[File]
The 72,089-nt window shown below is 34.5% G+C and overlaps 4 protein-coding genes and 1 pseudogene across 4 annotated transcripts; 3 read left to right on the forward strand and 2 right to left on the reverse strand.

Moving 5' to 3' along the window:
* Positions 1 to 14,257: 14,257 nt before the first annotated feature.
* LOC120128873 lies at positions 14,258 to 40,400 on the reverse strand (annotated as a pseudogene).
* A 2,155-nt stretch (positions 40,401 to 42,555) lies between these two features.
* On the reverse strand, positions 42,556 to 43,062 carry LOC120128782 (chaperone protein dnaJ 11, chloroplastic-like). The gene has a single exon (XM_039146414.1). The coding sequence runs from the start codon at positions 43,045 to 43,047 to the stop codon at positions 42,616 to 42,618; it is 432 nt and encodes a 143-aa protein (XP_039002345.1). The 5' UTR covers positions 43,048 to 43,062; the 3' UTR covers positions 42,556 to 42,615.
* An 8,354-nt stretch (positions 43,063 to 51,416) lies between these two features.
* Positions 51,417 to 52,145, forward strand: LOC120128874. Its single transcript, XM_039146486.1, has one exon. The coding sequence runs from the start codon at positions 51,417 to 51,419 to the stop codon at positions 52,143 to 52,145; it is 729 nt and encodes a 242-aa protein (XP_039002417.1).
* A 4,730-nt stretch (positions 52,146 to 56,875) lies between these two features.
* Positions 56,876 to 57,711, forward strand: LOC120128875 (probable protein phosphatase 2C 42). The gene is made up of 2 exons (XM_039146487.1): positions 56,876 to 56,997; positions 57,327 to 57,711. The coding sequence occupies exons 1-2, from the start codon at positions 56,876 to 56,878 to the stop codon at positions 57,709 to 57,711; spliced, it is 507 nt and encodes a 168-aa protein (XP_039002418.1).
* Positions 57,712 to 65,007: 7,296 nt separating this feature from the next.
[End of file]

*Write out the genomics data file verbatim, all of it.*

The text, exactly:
The 72,089-nt window shown below is 34.5% G+C and overlaps 4 protein-coding genes and 1 pseudogene across 4 annotated transcripts; 3 read left to right on the forward strand and 2 right to left on the reverse strand.

Moving 5' to 3' along the window:
* Positions 1 to 14,257: 14,257 nt before the first annotated feature.
* LOC120128873 lies at positions 14,258 to 40,400 on the reverse strand (annotated as a pseudogene).
* A 2,155-nt stretch (positions 40,401 to 42,555) lies between these two features.
* On the reverse strand, positions 42,556 to 43,062 carry LOC120128782 (chaperone protein dnaJ 11, chloroplastic-like). The gene has a single exon (XM_039146414.1). The coding sequence runs from the start codon at positions 43,045 to 43,047 to the stop codon at positions 42,616 to 42,618; it is 432 nt and encodes a 143-aa protein (XP_039002345.1). The 5' UTR covers positions 43,048 to 43,062; the 3' UTR covers positions 42,556 to 42,615.
* An 8,354-nt stretch (positions 43,063 to 51,416) lies between these two features.
* Positions 51,417 to 52,145, forward strand: LOC120128874. Its single transcript, XM_039146486.1, has one exon. The coding sequence runs from the start codon at positions 51,417 to 51,419 to the stop codon at positions 52,143 to 52,145; it is 729 nt and encodes a 242-aa protein (XP_039002417.1).
* A 4,730-nt stretch (positions 52,146 to 56,875) lies between these two features.
* Positions 56,876 to 57,711, forward strand: LOC120128875 (probable protein phosphatase 2C 42). The gene is made up of 2 exons (XM_039146487.1): positions 56,876 to 56,997; positions 57,327 to 57,711. The coding sequence occupies exons 1-2, from the start codon at positions 56,876 to 56,878 to the stop codon at positions 57,709 to 57,711; spliced, it is 507 nt and encodes a 168-aa protein (XP_039002418.1).
* Positions 57,712 to 65,007: 7,296 nt separating this feature from the next.